As a three-year survivor of glioblastoma multiforme (GBM), Janie Totten has defied the odds. “I was determined that I wasn’t going to let this cancer beat me,” says the 60-year-old Houston resident. After my surgery, I did exercises at home with my arms and fingers and got stronger and stronger. I decided I was going to walk and do everything I did before I was diagnosed with brain cancer, but at a slower pace. I always kept a positive attitude, and I had a lot of support from my husband, my son Christopher and my daughter Caroline – and lots of prayers. I knew everyone cared.”
Totten’s positive attitude and strong will to live are just two of the many factors contributing to her longterm survival, says fellowship-trained affiliated neurologist and neuro-oncologist Jay-Jiguang Zhu, MD, PhD, who managed Totten’s care since he joined the Mischer Neuroscience Institute in September 2010. “The median survival for patients with GBM is 14.6 months after diagnosis,” Dr. Zhu says. “Mrs. Totten has done well because she has many things going for her – her age, the type of tumor resection and the skill with which it was performed, as well as her physical and emotional strength. She had no significant disability following removal of the tumor. She tolerated radiation and chemotherapy well, and she had a good support system at home. Because she was treated at Mischer Neuroscience Institute, she had the benefit of the multidisciplinary resources of our weekly Neuro-Oncology Tumor Board at which neurosurgeons, radiation oncologists, neuroradiologists and neuropathologists discuss cases to ensure the best treatment.”
Totten presented at the Emergency Center of Memorial Hermann Northeast Hospital in September 2008, with numbness in her legs following a seizure. When a CT scan revealed a brain mass, she was referred to medical team at the Mischer Neuroscience Institute at Memorial Hermann-Texas Medical Center. There, the medical team performed a total resection of the GBM, following motor function mapping done by Mischer Neuroscience Institute neurosurgeon Nitin Tandon, MD, to maximize tumor removal while minimizing the possibility of motor deficit after surgery.
In late October 2008, Totten started a six-week course of radiation therapy and chemotherapy with oral temozolomide. By January 2009, she was receiving a maintenance dose of temozolomide five days out of every 28. She continued chemotherapy until mid-October 2010, during which time she was followed regularly with blood work and MRI studies.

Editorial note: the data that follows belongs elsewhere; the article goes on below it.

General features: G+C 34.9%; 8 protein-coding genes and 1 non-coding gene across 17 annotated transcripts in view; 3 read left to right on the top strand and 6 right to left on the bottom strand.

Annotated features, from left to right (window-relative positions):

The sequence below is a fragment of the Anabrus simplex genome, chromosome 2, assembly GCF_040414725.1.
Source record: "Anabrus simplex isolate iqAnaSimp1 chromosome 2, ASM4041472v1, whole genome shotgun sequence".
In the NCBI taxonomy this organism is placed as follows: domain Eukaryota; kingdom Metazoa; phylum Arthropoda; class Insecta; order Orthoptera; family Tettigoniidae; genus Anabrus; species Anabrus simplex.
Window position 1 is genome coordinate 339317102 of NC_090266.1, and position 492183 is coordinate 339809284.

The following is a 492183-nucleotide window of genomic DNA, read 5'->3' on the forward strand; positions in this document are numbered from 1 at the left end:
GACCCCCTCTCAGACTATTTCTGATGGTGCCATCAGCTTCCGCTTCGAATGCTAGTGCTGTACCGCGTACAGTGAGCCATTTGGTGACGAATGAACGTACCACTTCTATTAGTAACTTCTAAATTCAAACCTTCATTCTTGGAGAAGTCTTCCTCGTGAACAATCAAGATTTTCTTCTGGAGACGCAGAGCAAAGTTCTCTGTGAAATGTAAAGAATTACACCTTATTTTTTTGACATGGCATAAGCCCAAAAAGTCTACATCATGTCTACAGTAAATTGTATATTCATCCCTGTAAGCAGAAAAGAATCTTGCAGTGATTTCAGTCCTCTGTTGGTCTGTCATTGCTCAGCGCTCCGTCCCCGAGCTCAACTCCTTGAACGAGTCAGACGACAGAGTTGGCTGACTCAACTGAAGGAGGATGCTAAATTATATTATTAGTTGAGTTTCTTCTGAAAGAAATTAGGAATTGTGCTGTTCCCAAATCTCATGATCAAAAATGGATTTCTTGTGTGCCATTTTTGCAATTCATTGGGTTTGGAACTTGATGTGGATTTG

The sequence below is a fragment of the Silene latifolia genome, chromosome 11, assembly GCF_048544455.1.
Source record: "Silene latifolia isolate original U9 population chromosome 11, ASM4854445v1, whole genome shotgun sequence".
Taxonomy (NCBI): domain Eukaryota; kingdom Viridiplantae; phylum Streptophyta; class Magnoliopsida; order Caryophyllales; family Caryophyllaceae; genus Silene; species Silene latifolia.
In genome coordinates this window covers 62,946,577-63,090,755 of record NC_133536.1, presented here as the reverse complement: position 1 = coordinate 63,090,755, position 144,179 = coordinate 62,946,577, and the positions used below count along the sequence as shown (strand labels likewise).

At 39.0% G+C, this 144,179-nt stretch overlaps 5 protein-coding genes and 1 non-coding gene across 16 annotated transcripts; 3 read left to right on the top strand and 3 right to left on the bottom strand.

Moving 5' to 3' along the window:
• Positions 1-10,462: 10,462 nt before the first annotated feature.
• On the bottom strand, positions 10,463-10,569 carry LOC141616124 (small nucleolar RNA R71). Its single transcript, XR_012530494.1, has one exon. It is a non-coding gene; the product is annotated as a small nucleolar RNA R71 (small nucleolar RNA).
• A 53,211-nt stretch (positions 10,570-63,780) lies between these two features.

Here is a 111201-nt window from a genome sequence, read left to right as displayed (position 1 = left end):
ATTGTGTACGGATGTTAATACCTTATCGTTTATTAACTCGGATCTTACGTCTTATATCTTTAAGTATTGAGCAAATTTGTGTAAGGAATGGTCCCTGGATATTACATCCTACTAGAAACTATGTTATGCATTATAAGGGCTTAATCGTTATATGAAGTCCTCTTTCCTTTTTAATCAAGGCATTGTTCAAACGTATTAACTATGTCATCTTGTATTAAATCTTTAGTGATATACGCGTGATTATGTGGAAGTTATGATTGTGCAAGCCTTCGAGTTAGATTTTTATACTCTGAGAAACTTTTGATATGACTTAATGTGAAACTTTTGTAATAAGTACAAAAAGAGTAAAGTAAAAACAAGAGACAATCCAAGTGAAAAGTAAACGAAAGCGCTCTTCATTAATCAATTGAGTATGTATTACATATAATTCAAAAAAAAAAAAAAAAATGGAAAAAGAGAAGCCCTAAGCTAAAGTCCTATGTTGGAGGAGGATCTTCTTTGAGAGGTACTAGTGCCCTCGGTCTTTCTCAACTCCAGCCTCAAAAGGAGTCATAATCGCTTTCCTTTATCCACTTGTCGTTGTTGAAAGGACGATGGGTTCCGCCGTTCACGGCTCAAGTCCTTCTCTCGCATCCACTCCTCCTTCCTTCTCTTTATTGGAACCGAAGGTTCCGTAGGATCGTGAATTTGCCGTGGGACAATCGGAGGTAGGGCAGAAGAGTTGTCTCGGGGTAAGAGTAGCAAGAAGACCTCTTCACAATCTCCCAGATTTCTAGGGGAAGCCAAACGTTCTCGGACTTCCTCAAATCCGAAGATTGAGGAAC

“The standard for administration of temozolomide in GBM patients is six months,” says Dr. Zhu, who is an associate professor in the department of Neurosurgery and the department of Neurology at the UTHealth Medical School. “Mrs. Totten was able to tolerate her chemotherapy regimen for a year and a half without significant side effects, which contributed to her outcome. She was doing well, with the exception of episodic seizures about once every two months. Balancing the benefit and potential side effects of long-term use of temozolomide, we discussed stopping chemotherapy.”
After discontinuing the temozolomide, Dr. Zhu followed Totten every two months with MRI and physical examination; her MRI results were reviewed at the weekly meetings of the MNI Brain Tumor Board. When a lesion was discovered on an MRI study done in May 2011, she underwent stereotactic radiosurgery at Memorial Hermann-Texas Medical Center. The procedure was performed by radiation oncologist Clive Shkedy, MD, using the Institute’s Leksell Gamma Knife® Perfexion™. As the most technologically advanced Gamma Knife model available, the Perfexion allows for the treatment of a broader range of anatomical structures than earlier Gamma Knife models. It also improves treatment planning and patient comfort, and reduces treatment time.
“By using the Gamma Knife, we can destroy most of the tumor,” says Dr. Zhu. “Moving forward, we’ll follow her closely and plan to use the angiogenesis inhibitor bevacizumab if there’s any evidence of tumor growth.”
Totten and her husband, George, have kept a journal after she began treatment in 2008. “Writing things down has helped us keep track of doctors’ appointments, treatments and progress,” she says. “When you have the kind of surgery I had and undergo chemotherapy for as long as I did, it’s hard to remember things, so the journal has been very useful. But the most important thing is to keep a positive attitude. Always stay strong, and never give up.”